Endangered Species – Humans are the culprits

When we think about the humans as a whole in the fabric of the cosmos, and introspect on how important we are in God’s scheme of things, if there is such a Supreme Being, we would probably find that no matter which way we think of it, humans are no more than ants that scurry up and down a mountain, unmindful of the effect that they have on the mountain, because, practically speaking, they don’t (have any kind of effect on the mountain).

It is the exact same thing with the humans and the Universe. Current estimates put the number of galaxies itself at around two hundred billion, with some going even higher that five hundred. That is about seventy times the number of people on our planet. Now, out of all these, only one tiny blue planet, whizzing about in the same path, retracing it one every three hundred and sixty five days, give or take a few hours has so far been found to support life as we know it. Just take a moment to think about the gravity of this fact. One galaxy among a couple of hundred billion. One star among a couple of hundred billion in that galaxy. One planet out of all the planet, asteroids, random rocks and what not that revolve around that star. That is all that has been found to support life. We humans really are alone in that Universe. In an abstract sense of the word ‘Endangered’, one could argue that we are amongst the most endangered species in the Universe. But unfortunately, since we are the only ones present that are (to use a Star Trek term since we are discussing the Universe and all that) ‘Sentient’, we can classify only those that are in a far worse shape than even us humans as endangered or not.

insignificant humans

That some species of life on our planet, which by the way, evolved as an abomination, as a freak of nature, are endangered is a pathetic situation in and of itself, but that humans are the cause of most of this endangerment is a reflection on how indifferent we have been to the beseeching cries of the our comrades-in-arms, our only companions in this vast Universe.

Endangered species are those which have been classified by the International Union for the Conservation of Nature (IUCN) as likely to become extinct. There are currently over three thousand animals and over two and a half thousand plants that are classified as endangered.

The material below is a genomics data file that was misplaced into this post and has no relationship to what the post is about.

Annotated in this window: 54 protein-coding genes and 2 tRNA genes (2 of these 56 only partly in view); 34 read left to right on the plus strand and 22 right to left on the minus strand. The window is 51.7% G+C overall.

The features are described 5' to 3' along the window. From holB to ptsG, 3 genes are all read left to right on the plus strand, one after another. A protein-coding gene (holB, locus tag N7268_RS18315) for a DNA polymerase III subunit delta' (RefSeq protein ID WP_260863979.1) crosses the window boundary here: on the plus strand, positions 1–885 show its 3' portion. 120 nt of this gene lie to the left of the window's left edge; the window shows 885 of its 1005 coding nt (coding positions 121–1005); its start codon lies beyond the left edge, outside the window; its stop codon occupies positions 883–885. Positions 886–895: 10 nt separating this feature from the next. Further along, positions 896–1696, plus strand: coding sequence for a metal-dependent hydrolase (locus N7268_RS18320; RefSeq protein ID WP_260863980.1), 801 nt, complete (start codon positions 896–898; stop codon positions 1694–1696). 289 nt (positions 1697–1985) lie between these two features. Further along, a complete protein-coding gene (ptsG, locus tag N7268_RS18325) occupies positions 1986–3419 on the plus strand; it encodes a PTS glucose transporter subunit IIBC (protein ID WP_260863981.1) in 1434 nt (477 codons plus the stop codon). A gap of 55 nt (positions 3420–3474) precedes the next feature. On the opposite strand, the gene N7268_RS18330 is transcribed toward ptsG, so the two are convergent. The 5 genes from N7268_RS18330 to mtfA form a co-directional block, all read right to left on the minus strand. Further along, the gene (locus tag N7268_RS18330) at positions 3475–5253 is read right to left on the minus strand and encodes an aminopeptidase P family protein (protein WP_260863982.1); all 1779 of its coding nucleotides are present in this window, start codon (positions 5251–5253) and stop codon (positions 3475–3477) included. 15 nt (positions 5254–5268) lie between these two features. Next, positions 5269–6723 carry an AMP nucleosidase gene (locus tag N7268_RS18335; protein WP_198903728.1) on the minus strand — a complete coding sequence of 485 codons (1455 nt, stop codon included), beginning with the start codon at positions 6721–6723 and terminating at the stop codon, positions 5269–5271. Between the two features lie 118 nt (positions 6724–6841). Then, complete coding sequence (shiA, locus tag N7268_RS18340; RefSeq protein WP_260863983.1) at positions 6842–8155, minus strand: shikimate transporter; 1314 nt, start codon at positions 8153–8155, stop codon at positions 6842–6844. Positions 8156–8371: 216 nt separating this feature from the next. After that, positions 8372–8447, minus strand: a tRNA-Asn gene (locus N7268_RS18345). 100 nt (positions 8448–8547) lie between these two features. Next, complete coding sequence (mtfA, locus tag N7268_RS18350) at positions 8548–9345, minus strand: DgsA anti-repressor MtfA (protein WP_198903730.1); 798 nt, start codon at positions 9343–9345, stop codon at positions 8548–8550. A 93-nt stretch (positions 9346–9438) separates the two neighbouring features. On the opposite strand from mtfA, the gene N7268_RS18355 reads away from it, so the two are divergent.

The prime reason for species becoming extinct is something that has been going on for millennia, since the time man took his first steps on this planet. Survival. Initially, man hunted and fished for food. As time went by, human population in an area become bigger and bigger, leading to over hunting and over fishing. This has been leading to the gradual extinction of prey for millions of years. There are many classifications by the ICUN depending on how likely the species is to become extinct. Some of these categories are endangered, critically endangered, extinct, extinct in the wild, vulnerable, least concern, etc. The names are pretty much self-explanatory.

Though these animals are nearly extinct, one could say that they are the lucky few whose extinction has been previsioned. Thus steps have been taken to stop them from becoming a distant memory in the not too distant future. There are a lot of plants and animals that have been wiped off the face of our planet for good, to probably never be seen again. One of the most famous examples of this is that of the Dodo. It was a flightless bird that was endemic to the island of Mauritius. The first recorded discovery was in 1598. The last recorded sighting was in 1662. Hordes of Dutch sailors hunted the Dodo for its meat and their pets made a prey of this flightless bird. Thus, less than seventy years separate the first and last sighting that have been verifiably recorded of a whole species of organisms. Only pictures remain. Humans certainly do work fast, don’t we?


There are many, many other examples of animals that have become extinct solely because of human activities – the great Auk, the Bubal Hartebeest, Javan Tiger, Sea Mink, Quagga, West African Black Rhinocerous, to name a few. All of these animals once ruled their territories in large numbers, until we humans asked them, not too politely, to move over.

Because of humans, a few changes take place which cause the organisms to lose their living area and become a thing of the past. Over exploitation, change of habitat of the animals due to human activities like converting forest to farmland, pollution, climate change and introduction of invasive species by humans which fight for resources with the indigenous ones are a few such reasons.

These animals, plants, fish and everything else on Earth deserve just as much of a chance and have as much claim to it as humans. Since they can’t do it themselves, it is our duty to ensure balance between all species. It’s not hard to fulfil this duty either. Nature flourishes best when left to her own means. We just have to sit back, relax and most important of all, STOP MEDDLING.


Leave a Reply

Your email address will not be published. Required fields are marked *